THE WORK THAT REMAINS Forty years ago, the National Advisory Commission on Civil Disorders, also known as the Kerner Commission, famously concluded that America was "moving toward two societies, one black, one white--separate and unequal." Its recommendations to promote racial integration and remedy the economic failures that fostered a wave of inner city violence were ultimately rejected by President Lyndon Johnson, who appointed the commission. Today, minorities still face many of the troubling conditions outlined in the commission report, including under-representation in the labor market, high rates of poverty, disparities in education funding and disproportionate involvement in the criminal justice system.
A Forty-Year Update of the Kerner Commission Report
In collaboration with the Eisenhower Foundation, EPI will present a forum to assess our nation's progress over the last forty years and, more important, to discuss what is still left to do to move us closer to an equal and high-performing society.
When and where
Thursday, November 13, 2008
Registration: 9:15 am
Program: 9:30 - 11:30 am
Economic Policy Institute
1333 H Street, NW, East Tower, Suite 300
Washington, DC 20005
[ RSVP below ]
Outreach Coordinator, Economic Policy Institute
DR. VALERIE RAWLSTON WILSON
Senior Resident Scholar, National Urban League Policy Institute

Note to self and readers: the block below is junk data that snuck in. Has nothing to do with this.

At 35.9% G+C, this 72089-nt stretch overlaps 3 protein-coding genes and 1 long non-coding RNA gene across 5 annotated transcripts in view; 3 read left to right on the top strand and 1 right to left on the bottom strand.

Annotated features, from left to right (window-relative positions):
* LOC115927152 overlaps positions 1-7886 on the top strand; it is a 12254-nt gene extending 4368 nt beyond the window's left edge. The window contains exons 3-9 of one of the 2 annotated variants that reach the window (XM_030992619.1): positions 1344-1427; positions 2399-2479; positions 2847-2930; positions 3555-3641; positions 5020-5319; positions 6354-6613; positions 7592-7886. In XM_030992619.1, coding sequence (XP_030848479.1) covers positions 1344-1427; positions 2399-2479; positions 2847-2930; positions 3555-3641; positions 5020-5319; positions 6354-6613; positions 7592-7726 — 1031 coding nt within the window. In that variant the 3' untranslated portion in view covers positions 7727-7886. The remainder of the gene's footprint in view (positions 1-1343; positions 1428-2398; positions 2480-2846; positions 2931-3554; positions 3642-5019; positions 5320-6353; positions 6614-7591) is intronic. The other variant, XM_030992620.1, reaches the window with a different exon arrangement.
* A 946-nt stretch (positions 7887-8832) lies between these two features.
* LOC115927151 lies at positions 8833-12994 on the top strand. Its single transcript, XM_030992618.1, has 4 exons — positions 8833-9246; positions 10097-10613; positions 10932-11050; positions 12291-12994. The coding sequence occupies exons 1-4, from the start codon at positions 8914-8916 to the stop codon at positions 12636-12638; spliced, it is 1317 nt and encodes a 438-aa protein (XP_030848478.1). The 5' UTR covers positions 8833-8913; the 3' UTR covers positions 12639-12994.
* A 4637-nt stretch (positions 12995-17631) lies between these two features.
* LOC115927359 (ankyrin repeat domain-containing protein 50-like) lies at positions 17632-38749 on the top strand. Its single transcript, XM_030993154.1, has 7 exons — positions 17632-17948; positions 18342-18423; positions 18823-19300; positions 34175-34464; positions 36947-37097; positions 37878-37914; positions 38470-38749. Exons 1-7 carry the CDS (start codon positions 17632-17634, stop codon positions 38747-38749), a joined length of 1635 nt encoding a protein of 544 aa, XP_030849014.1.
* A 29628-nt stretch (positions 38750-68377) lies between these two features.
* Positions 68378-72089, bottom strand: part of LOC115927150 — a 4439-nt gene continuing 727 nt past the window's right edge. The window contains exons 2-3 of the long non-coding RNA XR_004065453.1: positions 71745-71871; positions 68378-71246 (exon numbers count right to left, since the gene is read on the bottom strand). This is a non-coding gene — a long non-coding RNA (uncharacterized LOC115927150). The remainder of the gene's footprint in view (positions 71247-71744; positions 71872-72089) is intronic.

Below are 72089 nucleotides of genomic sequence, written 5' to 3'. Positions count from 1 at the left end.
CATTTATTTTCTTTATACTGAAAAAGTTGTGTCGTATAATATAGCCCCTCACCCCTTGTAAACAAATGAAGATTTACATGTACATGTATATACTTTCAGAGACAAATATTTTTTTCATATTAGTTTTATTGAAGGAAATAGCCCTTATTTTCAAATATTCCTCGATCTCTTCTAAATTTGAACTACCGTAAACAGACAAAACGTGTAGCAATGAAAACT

DR. ALAN CURTIS
President and CEO, Eisenhower Foundation
DR. JOHN IRONS
Research and Policy Director, Economic Policy Institute
DR. ALGERNON AUSTIN
Director of Program on Race, Ethnicity and the Economy, Economic Policy Institute
HILARY O. SHELTON
Director, NAACP-Washington Bureau
RSVP: Click here to reserve your seat now
Among America’s major racial and ethnic groups, blacks suffer most severely from a lack of jobs. As indicated in Figure A, from 1997 to 2007, blacks consistently had significantly lower employment rates when compared with whites. In 1997, the white-black differential in employment rates was 6.5 percentage points. By 2000, as a result of job growth in the second half of the 1990s, the gap had fallen to 4.1 percentage points. The 2001 recession and subsequent “jobless recovery” reversed these gains, and by 2004, the white-black employment rate gap had increased to 5.9 percentage points. Since 2004, the gap had been declining again, but the current economic downturn will likely reverse these gains.